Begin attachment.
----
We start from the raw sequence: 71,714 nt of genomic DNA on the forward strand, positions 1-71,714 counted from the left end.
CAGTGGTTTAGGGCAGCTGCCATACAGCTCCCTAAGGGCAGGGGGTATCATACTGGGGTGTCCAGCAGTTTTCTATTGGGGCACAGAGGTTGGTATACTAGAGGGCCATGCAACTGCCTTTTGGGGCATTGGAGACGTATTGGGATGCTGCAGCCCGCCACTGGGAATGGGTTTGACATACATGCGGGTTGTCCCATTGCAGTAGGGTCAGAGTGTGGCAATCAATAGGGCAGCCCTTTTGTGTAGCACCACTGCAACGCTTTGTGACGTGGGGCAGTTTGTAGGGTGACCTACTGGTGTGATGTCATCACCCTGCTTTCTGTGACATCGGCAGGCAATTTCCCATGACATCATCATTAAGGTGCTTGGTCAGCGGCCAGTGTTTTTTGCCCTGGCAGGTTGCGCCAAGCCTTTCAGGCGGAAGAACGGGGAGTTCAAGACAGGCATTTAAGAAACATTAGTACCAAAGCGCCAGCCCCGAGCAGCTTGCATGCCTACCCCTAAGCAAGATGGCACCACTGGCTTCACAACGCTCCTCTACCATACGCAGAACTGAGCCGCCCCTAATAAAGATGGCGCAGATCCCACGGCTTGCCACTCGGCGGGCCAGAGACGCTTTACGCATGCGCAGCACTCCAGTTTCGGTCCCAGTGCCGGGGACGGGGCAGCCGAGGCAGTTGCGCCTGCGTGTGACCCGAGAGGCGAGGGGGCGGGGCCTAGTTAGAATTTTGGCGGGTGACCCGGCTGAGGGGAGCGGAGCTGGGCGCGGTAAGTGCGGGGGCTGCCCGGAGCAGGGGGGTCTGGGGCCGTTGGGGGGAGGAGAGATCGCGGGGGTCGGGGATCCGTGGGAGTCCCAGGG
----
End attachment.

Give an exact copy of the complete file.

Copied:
We start from the raw sequence: 71,714 nt of genomic DNA on the forward strand, positions 1-71,714 counted from the left end.
CAGTGGTTTAGGGCAGCTGCCATACAGCTCCCTAAGGGCAGGGGGTATCATACTGGGGTGTCCAGCAGTTTTCTATTGGGGCACAGAGGTTGGTATACTAGAGGGCCATGCAACTGCCTTTTGGGGCATTGGAGACGTATTGGGATGCTGCAGCCCGCCACTGGGAATGGGTTTGACATACATGCGGGTTGTCCCATTGCAGTAGGGTCAGAGTGTGGCAATCAATAGGGCAGCCCTTTTGTGTAGCACCACTGCAACGCTTTGTGACGTGGGGCAGTTTGTAGGGTGACCTACTGGTGTGATGTCATCACCCTGCTTTCTGTGACATCGGCAGGCAATTTCCCATGACATCATCATTAAGGTGCTTGGTCAGCGGCCAGTGTTTTTTGCCCTGGCAGGTTGCGCCAAGCCTTTCAGGCGGAAGAACGGGGAGTTCAAGACAGGCATTTAAGAAACATTAGTACCAAAGCGCCAGCCCCGAGCAGCTTGCATGCCTACCCCTAAGCAAGATGGCACCACTGGCTTCACAACGCTCCTCTACCATACGCAGAACTGAGCCGCCCCTAATAAAGATGGCGCAGATCCCACGGCTTGCCACTCGGCGGGCCAGAGACGCTTTACGCATGCGCAGCACTCCAGTTTCGGTCCCAGTGCCGGGGACGGGGCAGCCGAGGCAGTTGCGCCTGCGTGTGACCCGAGAGGCGAGGGGGCGGGGCCTAGTTAGAATTTTGGCGGGTGACCCGGCTGAGGGGAGCGGAGCTGGGCGCGGTAAGTGCGGGGGCTGCCCGGAGCAGGGGGGTCTGGGGCCGTTGGGGGGAGGAGAGATCGCGGGGGTCGGGGATCCGTGGGAGTCCCAGGG